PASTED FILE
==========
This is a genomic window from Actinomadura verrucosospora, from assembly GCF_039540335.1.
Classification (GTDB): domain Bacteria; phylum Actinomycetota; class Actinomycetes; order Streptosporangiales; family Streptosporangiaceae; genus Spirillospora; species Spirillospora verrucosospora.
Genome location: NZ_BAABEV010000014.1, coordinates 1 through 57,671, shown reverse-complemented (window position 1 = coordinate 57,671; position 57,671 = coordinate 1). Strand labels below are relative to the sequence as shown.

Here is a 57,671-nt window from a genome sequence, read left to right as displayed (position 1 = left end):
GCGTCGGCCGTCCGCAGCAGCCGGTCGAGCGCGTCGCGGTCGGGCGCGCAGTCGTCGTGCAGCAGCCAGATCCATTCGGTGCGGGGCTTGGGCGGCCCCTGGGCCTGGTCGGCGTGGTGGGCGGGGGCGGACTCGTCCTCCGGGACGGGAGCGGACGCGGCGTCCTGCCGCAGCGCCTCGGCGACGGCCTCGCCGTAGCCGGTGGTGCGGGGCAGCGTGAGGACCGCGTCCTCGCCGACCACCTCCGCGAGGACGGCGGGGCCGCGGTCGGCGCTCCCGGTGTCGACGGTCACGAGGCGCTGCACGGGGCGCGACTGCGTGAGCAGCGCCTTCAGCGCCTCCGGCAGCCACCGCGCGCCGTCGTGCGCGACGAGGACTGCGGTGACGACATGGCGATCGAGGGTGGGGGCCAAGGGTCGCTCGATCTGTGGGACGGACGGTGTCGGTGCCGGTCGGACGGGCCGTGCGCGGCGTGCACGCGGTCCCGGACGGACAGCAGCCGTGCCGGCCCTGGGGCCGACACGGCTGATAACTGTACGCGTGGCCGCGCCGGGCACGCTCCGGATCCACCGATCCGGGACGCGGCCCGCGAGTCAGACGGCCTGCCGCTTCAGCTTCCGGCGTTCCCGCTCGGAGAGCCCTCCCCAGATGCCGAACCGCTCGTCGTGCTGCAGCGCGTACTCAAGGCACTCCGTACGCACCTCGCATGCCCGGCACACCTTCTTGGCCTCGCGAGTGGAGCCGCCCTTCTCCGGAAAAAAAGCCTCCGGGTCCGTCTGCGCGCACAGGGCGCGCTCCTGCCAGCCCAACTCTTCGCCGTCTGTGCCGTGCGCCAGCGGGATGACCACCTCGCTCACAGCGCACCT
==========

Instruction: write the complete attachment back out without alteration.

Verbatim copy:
This is a genomic window from Actinomadura verrucosospora, from assembly GCF_039540335.1.
Classification (GTDB): domain Bacteria; phylum Actinomycetota; class Actinomycetes; order Streptosporangiales; family Streptosporangiaceae; genus Spirillospora; species Spirillospora verrucosospora.
Genome location: NZ_BAABEV010000014.1, coordinates 1 through 57,671, shown reverse-complemented (window position 1 = coordinate 57,671; position 57,671 = coordinate 1). Strand labels below are relative to the sequence as shown.

Here is a 57,671-nt window from a genome sequence, read left to right as displayed (position 1 = left end):
GCGTCGGCCGTCCGCAGCAGCCGGTCGAGCGCGTCGCGGTCGGGCGCGCAGTCGTCGTGCAGCAGCCAGATCCATTCGGTGCGGGGCTTGGGCGGCCCCTGGGCCTGGTCGGCGTGGTGGGCGGGGGCGGACTCGTCCTCCGGGACGGGAGCGGACGCGGCGTCCTGCCGCAGCGCCTCGGCGACGGCCTCGCCGTAGCCGGTGGTGCGGGGCAGCGTGAGGACCGCGTCCTCGCCGACCACCTCCGCGAGGACGGCGGGGCCGCGGTCGGCGCTCCCGGTGTCGACGGTCACGAGGCGCTGCACGGGGCGCGACTGCGTGAGCAGCGCCTTCAGCGCCTCCGGCAGCCACCGCGCGCCGTCGTGCGCGACGAGGACTGCGGTGACGACATGGCGATCGAGGGTGGGGGCCAAGGGTCGCTCGATCTGTGGGACGGACGGTGTCGGTGCCGGTCGGACGGGCCGTGCGCGGCGTGCACGCGGTCCCGGACGGACAGCAGCCGTGCCGGCCCTGGGGCCGACACGGCTGATAACTGTACGCGTGGCCGCGCCGGGCACGCTCCGGATCCACCGATCCGGGACGCGGCCCGCGAGTCAGACGGCCTGCCGCTTCAGCTTCCGGCGTTCCCGCTCGGAGAGCCCTCCCCAGATGCCGAACCGCTCGTCGTGCTGCAGCGCGTACTCAAGGCACTCCGTACGCACCTCGCATGCCCGGCACACCTTCTTGGCCTCGCGAGTGGAGCCGCCCTTCTCCGGAAAAAAAGCCTCCGGGTCCGTCTGCGCGCACAGGGCGCGCTCCTGCCAGCCCAACTCTTCGCCGTCTGTGCCGTGCGCCAGCGGGATGACCACCTCGCTCACAGCGCACCT